homemade laundry soap


I seriously can’t believe that I forgot to post about this earlier, and i realize there are a thousand other posts on the web with pretty much the same recipe for making laundry soap. I didn’t invent it but I sure the heck am glad that I found out about it! After making her own batch first, my sister in law convinced me to try this out during an exchange of emails bemoaning the amount of plastic we use in our homes and trying to find ways to cut down on our use of the stuff. I pointed out that the biggest plastic source in my home has always been laundry soap- usually a bottle a week. If you’ve ever met my kids, you understand the amount of laundry I do each week. So anyways, she suggested I try making my own in a huge batch to cut down on the plastic. Then when I figured out the cost of a batch versus what I spent on detergent each week I was totally sold on the idea. It’s been eight weeks now and we still haven’t finished the first batch- and we average 3 loads of wash per day. The supplies cost $10 (the 5 gallon Home Depot bucket was gifted to me by my kind sister in law, otherwise there would have been an additional one time purchase for that).

So the recipe for homemade laundry soap happiness:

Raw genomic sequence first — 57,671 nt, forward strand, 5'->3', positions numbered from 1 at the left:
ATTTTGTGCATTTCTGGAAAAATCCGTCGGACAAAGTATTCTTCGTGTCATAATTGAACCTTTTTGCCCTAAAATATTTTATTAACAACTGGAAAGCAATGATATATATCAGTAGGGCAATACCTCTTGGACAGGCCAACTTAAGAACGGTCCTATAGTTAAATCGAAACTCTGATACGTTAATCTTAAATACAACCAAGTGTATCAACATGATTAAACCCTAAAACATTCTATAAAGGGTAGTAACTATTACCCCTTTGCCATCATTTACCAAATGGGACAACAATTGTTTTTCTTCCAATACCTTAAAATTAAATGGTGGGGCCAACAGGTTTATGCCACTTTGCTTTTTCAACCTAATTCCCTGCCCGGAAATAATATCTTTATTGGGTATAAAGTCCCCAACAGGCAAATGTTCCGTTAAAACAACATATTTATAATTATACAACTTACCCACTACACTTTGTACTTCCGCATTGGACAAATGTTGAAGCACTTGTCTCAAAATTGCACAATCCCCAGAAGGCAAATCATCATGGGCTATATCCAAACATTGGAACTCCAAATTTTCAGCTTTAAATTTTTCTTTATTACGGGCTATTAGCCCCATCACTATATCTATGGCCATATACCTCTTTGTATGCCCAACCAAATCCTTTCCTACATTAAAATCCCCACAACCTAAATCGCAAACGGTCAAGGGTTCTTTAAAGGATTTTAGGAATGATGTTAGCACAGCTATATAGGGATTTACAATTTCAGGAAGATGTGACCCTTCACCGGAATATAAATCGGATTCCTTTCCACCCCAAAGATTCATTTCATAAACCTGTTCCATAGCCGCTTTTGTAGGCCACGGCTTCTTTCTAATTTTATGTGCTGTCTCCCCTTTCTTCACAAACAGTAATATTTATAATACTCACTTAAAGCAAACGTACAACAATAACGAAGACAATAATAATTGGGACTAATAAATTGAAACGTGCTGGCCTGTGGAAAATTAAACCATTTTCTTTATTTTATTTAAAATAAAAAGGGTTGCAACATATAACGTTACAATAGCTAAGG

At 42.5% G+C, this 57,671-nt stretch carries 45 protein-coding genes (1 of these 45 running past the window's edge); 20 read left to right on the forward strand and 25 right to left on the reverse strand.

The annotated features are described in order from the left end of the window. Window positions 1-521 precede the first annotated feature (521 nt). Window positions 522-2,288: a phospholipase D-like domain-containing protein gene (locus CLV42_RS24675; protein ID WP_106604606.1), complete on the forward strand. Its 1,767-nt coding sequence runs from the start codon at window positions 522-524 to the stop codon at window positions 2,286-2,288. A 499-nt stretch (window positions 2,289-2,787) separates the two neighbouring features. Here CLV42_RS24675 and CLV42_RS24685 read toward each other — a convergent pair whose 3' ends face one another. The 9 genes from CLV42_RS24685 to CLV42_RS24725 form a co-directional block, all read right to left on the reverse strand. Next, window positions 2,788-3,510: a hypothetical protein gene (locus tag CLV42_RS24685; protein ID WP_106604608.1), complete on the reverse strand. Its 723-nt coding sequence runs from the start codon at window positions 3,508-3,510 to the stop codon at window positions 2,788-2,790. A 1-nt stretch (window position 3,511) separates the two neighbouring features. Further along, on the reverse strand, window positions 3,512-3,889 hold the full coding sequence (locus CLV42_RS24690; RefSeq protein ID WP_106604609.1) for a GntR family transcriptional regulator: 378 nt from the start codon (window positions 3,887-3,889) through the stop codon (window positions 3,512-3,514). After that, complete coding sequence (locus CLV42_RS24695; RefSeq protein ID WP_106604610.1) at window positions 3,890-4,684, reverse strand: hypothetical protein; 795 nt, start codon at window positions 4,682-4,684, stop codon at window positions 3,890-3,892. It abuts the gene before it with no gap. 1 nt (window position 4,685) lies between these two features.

1 cup 20 mule team borax
1 cup Arm and Hammer washing soda
1 bar Fels Naphtha soap
1 five gallon bucket
Hot water

In the bucket stir one cup borax and one cup washing soda.
Grate up 1 bar of soap (I snagged an old metal grater from my parents basement and have designated it for this particular job.
In a saucepan stir grated soap in 2-3 cups hot water until it melts.
Pour the melted soap liquid into the bucket with the powder mix.
Now fill the bucket with about 3 gallons hot water (about 3/4 full) and stir stir stir. Then stir some more.

Put the lid on the bucket and set aside for 24 hours.
When we opened it we found that it had solidified into a gelatinous blob, but that’s just fine. I pour about 16 oz into a large glass jar that has a screw on lid and add hot water to fill it, add the lid, and shake it well. We use about 3/4 cups per load – sometimes more depending on how dirty the stuff is. How well does it work? Well, we are 8 weeks in and still using it. The clothes smell fresh and clean and seem to be free of dirt. I have tried it on a few heavily soiled items and had to then treat them again with stain remover to get them fully clean- but honestly not many detergents will get extreme dark chocolate ice cream out of my girls clothes on the first try anyway.

We are sold on the stuff and I am already happily counting the savings we are racking up, not to mention all the plastic jugs we are no longer buying.

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